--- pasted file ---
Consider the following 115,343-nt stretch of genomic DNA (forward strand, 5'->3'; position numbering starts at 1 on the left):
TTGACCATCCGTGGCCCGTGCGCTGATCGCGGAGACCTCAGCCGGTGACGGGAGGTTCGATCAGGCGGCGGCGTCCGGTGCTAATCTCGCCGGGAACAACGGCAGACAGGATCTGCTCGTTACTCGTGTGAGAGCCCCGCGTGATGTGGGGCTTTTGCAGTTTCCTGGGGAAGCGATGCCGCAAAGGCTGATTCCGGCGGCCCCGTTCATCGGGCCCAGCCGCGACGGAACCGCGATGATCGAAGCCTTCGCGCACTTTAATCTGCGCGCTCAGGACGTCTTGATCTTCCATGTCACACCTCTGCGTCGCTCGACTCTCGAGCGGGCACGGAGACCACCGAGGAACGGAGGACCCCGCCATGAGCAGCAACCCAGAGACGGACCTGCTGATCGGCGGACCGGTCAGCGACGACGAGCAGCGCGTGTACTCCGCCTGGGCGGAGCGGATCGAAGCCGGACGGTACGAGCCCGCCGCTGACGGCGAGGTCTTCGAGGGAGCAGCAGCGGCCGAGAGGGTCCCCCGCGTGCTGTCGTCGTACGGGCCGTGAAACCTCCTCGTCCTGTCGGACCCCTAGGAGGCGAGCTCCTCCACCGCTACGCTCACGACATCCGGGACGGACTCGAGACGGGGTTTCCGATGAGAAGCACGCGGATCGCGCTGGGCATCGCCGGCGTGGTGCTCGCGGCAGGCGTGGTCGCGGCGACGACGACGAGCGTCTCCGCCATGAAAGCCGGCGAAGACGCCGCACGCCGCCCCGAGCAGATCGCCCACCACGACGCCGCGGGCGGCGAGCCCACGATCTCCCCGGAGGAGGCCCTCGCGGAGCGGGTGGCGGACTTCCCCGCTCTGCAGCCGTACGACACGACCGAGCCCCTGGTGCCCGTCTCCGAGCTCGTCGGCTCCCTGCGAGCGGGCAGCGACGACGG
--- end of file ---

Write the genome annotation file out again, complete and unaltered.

Consider the following 115,343-nt stretch of genomic DNA (forward strand, 5'->3'; position numbering starts at 1 on the left):
TTGACCATCCGTGGCCCGTGCGCTGATCGCGGAGACCTCAGCCGGTGACGGGAGGTTCGATCAGGCGGCGGCGTCCGGTGCTAATCTCGCCGGGAACAACGGCAGACAGGATCTGCTCGTTACTCGTGTGAGAGCCCCGCGTGATGTGGGGCTTTTGCAGTTTCCTGGGGAAGCGATGCCGCAAAGGCTGATTCCGGCGGCCCCGTTCATCGGGCCCAGCCGCGACGGAACCGCGATGATCGAAGCCTTCGCGCACTTTAATCTGCGCGCTCAGGACGTCTTGATCTTCCATGTCACACCTCTGCGTCGCTCGACTCTCGAGCGGGCACGGAGACCACCGAGGAACGGAGGACCCCGCCATGAGCAGCAACCCAGAGACGGACCTGCTGATCGGCGGACCGGTCAGCGACGACGAGCAGCGCGTGTACTCCGCCTGGGCGGAGCGGATCGAAGCCGGACGGTACGAGCCCGCCGCTGACGGCGAGGTCTTCGAGGGAGCAGCAGCGGCCGAGAGGGTCCCCCGCGTGCTGTCGTCGTACGGGCCGTGAAACCTCCTCGTCCTGTCGGACCCCTAGGAGGCGAGCTCCTCCACCGCTACGCTCACGACATCCGGGACGGACTCGAGACGGGGTTTCCGATGAGAAGCACGCGGATCGCGCTGGGCATCGCCGGCGTGGTGCTCGCGGCAGGCGTGGTCGCGGCGACGACGACGAGCGTCTCCGCCATGAAAGCCGGCGAAGACGCCGCACGCCGCCCCGAGCAGATCGCCCACCACGACGCCGCGGGCGGCGAGCCCACGATCTCCCCGGAGGAGGCCCTCGCGGAGCGGGTGGCGGACTTCCCCGCTCTGCAGCCGTACGACACGACCGAGCCCCTGGTGCCCGTCTCCGAGCTCGTCGGCTCCCTGCGAGCGGGCAGCGACGACGG